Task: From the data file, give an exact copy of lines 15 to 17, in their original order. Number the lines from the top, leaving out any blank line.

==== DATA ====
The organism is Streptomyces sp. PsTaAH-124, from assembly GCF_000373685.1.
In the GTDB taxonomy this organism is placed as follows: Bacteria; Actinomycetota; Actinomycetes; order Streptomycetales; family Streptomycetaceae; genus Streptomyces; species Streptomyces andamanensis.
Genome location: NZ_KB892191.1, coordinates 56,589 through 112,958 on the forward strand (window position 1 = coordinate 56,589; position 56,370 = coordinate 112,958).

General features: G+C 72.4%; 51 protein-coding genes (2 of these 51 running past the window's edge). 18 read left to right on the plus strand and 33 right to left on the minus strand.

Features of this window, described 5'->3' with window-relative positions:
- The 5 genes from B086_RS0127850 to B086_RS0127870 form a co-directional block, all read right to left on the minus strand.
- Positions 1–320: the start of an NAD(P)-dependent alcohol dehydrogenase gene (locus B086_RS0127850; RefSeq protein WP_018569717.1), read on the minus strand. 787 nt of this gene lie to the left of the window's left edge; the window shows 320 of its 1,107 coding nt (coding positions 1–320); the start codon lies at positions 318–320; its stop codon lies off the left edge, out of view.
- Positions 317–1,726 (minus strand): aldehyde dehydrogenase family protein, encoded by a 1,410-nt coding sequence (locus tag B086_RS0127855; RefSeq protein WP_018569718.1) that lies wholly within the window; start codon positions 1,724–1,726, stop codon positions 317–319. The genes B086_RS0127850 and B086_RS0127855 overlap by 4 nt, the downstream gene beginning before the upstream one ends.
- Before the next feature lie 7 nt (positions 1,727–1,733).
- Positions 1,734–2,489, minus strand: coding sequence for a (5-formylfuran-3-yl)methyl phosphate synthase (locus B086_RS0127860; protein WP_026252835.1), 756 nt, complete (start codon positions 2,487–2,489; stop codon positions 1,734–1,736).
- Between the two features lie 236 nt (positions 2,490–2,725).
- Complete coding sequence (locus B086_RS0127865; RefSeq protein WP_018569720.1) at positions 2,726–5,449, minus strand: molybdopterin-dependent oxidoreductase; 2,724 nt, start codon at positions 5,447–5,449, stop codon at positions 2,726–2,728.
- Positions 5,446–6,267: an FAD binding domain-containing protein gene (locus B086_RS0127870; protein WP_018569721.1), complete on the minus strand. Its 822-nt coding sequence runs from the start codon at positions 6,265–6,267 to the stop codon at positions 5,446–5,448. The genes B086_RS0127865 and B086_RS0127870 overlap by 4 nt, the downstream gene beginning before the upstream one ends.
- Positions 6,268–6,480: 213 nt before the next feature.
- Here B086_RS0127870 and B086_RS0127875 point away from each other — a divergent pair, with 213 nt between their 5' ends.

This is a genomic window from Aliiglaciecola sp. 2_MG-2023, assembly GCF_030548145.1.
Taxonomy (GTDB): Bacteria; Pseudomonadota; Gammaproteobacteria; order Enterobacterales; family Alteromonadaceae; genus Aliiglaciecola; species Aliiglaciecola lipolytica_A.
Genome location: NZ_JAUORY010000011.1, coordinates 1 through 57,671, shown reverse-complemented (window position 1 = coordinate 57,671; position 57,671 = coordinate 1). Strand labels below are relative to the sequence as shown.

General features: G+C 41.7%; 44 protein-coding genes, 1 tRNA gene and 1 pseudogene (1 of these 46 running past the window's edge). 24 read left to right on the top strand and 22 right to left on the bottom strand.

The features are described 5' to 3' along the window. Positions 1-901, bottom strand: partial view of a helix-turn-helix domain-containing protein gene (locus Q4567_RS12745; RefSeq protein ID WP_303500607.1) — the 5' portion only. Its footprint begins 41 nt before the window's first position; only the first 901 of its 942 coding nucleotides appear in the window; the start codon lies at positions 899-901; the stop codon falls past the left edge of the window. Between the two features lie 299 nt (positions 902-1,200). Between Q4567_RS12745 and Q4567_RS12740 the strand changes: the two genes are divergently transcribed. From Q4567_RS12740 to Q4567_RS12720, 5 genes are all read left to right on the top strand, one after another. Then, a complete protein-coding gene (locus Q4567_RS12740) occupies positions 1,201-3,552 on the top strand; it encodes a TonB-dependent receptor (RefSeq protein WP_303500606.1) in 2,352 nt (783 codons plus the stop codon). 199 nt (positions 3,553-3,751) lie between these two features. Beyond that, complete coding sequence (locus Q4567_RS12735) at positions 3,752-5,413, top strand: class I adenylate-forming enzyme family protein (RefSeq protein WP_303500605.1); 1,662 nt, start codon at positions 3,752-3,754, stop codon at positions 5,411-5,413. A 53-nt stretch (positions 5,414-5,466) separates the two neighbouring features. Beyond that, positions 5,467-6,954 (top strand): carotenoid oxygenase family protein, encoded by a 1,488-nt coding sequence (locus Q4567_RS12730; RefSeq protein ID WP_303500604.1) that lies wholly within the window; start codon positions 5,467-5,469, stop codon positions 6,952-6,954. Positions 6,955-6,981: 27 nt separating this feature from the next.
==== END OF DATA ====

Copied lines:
- Here B086_RS0127870 and B086_RS0127875 point away from each other — a divergent pair, with 213 nt between their 5' ends.

This is a genomic window from Aliiglaciecola sp. 2_MG-2023, assembly GCF_030548145.1.
Taxonomy (GTDB): Bacteria; Pseudomonadota; Gammaproteobacteria; order Enterobacterales; family Alteromonadaceae; genus Aliiglaciecola; species Aliiglaciecola lipolytica_A.